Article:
Study Appraisal: Randomised Controlled Trials
The aim of this chapter is to outline the key elements of randomised controlled trials (RCTs) together with how to appraise an RCT, introduce the CONSORT statement and how to calculate simple measures of effect.
On completion of this chapter readers will understand the key features of an RCT and have 10 questions with which to appraise an RCT. They will also be able to calculate simple measures of effect.
The RCT is one of the simplest, most powerful tools of research. In essence, the RCT is a study in which people are allocated at random to receive one of several clinical interventions. In its simplest form it can be used to compare two treatments (see Fig 8-1).
Randomised controlled trials are the most rigorous way of determining whether a cause-and-effect relationship exists between treatment and outcome and for assessing the cost-effectiveness of a treatment.
RCTs are the best study design to answer questions related to therapy, prevention, aetiology and harm. Key elements of good RCTs are:
Good randomisation procedures (allocation concealment).
Patients masked (blinded) to whether they receive the test treatment or the control treatment.
Clinicians masked (blinded) to whether their patients receive the test treatment or the control treatment.
All participants followed up to the end of the study.
All participants analysed in the groups to which they were randomised (intention to treat).
The majority of tools available to appraise RCTs focus on helping the appraiser determine whether the key elements of RCTs mentioned above are present. A good example of one of these tools is available from the CASP website. The questions in the tool are derived from papers by Guyatt et al. (1993, 1994). See Fig 8-2.
This question is to help clarify whether the researchers have developed a clear research question. The process of developing a research question should be similar to the process you have been through to help develop your clear clinical questions. Consequently the study could have been investigating a clearly defined population (e.g. adults with rapidly progressing periodontal disease), comparing specific treatment (e.g. root planing and antimicrobial treatment versus root planing alone) or looking at clear outcomes. These outcomes may be clinical outcomes such as pocket depth, bleeding on probing or tooth or attachment loss, or patient-relevant outcomes such as pain, discomfort, or quality-of-life measures.
You need to be clear that the trial was randomised and that a randomised controlled trial was the appropriate study design to answer the question.
The first two questions are designed to be screening questions. If you answer “no” to these first two questions there is likely to be little gained from reading the paper.
The remaining questions address the key elements of RCTs in more detail.
Randomisation is the only way to control for confounders that are not known or not measured in the study; therefore we need to know if the process of allocation of participants to the intervention and control groups was properly random. The best way of achieving this is to ensure the process is conducted by someone who is not recruiting patients, for example a central office. Good methods of randomisation are computer-generated random number sequences or random number tables.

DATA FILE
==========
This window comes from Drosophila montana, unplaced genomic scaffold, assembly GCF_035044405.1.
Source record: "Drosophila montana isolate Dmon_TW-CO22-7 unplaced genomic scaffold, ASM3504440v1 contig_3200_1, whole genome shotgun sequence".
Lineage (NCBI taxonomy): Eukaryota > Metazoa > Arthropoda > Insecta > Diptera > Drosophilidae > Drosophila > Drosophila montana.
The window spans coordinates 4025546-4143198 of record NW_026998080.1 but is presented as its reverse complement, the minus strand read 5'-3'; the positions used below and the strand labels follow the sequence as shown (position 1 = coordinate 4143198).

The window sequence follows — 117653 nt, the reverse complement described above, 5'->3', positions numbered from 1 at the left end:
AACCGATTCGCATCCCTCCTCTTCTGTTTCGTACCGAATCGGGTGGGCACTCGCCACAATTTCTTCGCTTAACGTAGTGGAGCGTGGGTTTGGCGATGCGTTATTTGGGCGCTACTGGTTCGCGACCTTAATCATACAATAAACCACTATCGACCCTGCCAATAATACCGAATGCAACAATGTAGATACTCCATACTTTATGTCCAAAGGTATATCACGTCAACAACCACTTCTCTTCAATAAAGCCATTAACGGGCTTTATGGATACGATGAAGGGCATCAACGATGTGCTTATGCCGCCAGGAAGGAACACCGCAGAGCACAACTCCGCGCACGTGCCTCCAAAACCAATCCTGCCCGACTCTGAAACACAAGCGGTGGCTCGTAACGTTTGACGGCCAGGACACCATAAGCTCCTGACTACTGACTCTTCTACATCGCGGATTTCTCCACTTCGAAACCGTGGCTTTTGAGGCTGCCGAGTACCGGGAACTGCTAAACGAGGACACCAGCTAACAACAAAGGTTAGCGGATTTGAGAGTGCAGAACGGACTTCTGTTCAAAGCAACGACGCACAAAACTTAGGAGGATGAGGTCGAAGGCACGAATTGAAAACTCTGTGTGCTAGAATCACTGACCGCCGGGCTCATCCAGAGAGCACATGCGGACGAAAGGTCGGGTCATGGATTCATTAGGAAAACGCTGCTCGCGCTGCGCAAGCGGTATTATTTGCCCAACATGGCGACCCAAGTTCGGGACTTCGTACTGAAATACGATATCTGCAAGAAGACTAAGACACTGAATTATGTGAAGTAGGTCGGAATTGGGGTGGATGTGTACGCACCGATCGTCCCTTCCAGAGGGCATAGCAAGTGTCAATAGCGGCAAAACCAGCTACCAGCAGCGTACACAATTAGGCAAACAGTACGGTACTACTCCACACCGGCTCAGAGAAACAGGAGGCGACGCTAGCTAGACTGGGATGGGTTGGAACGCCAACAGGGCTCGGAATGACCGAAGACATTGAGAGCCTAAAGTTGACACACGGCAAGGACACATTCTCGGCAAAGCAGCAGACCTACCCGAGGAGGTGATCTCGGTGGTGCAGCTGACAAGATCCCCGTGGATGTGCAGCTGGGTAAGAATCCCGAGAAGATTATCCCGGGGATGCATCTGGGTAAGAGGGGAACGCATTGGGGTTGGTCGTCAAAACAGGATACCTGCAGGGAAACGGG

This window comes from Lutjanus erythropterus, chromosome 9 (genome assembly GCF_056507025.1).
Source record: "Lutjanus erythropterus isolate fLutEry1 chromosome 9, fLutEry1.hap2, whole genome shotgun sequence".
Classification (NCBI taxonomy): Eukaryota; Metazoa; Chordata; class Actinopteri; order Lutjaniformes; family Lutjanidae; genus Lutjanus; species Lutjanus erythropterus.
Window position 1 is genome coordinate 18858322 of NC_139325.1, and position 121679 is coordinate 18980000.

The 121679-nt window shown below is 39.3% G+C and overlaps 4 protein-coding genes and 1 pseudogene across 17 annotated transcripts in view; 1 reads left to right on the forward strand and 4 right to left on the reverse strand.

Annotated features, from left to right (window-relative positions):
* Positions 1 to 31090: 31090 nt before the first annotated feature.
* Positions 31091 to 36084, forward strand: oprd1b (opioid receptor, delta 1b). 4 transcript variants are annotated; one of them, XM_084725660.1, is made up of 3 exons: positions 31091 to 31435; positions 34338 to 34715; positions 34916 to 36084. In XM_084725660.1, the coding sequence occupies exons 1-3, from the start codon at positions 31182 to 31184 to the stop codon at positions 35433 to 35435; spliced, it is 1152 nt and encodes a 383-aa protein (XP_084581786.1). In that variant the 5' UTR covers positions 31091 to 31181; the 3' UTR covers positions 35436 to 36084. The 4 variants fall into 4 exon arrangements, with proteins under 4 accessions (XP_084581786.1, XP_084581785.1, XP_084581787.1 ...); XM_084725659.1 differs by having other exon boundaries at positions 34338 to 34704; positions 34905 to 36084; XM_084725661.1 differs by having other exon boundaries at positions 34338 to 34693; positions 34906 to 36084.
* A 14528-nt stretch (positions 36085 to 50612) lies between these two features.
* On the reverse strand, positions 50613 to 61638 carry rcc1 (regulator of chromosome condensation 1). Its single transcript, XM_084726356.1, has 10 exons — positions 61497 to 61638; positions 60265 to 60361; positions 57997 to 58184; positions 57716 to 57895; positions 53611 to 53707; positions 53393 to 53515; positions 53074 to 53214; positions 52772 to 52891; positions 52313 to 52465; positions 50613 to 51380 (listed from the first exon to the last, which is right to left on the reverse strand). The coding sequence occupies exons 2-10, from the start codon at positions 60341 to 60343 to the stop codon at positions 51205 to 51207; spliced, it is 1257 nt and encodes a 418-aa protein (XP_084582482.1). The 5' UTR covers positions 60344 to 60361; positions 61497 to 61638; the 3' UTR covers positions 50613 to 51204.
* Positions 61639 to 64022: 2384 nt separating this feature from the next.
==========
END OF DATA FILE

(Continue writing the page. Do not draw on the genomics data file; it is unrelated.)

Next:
In some cases, for example in a periodontal study, you may wish to separate out smokers and non-smokers before randomisation (stratification), to ensure a balance of smokers and non-smokers in the intervention and control groups.
With robust randomisation procedures you would expect there to be a balance of characteristics between the groups at baseline and for these to be discussed in the paper. You should consider whether any baseline differences would affect the outcome.
If you are involved in testing a new material or treatment you are likely to have an opinion on whether or not it works. In some cases those conducting the study will have been involved in developing the material or treatment. Whatever role you may or may not have had, however balanced you think that you are, you will have a bias as to whether or not you think the material/treatment will work.
Consequently it is important that as many as possible of those involved in the trial are masked. This is not always possible; for example, two filling materials under test may be obviously different in colour. Being able to mask the individual assessing the outcome is key, if possible, as is being able to mask the patients.
In an ideal world all the patients who entered the trial at the beginning would complete the trial, all those assigned to the intervention under study would have received it, and all those in the control group would have received that option. Unfortunately things in real life are never that simple. It is not unusual for people to drop out of studies and on occasion for some to get the control option when they have been allocated to the intervention option and vice versa.
When participants drop out of a trial this is referred to as loss to follow-up. Loss to follow-up can have a significant effect on the study and investigators usually make strenuous efforts to ensure this is minimised. From an appraisal perspective it is important to know how many drop out in each group as this can have an important bearing on the result. If the authors have followed the CONSORT (Consolidated Standards of Reporting Trials) recommendations, which offer a standard method for the reporting of trials, these will be detailed in a flow chart (see Fig 8-3). More information about CONSORT can be found at www.consort-statement.org/ index.html.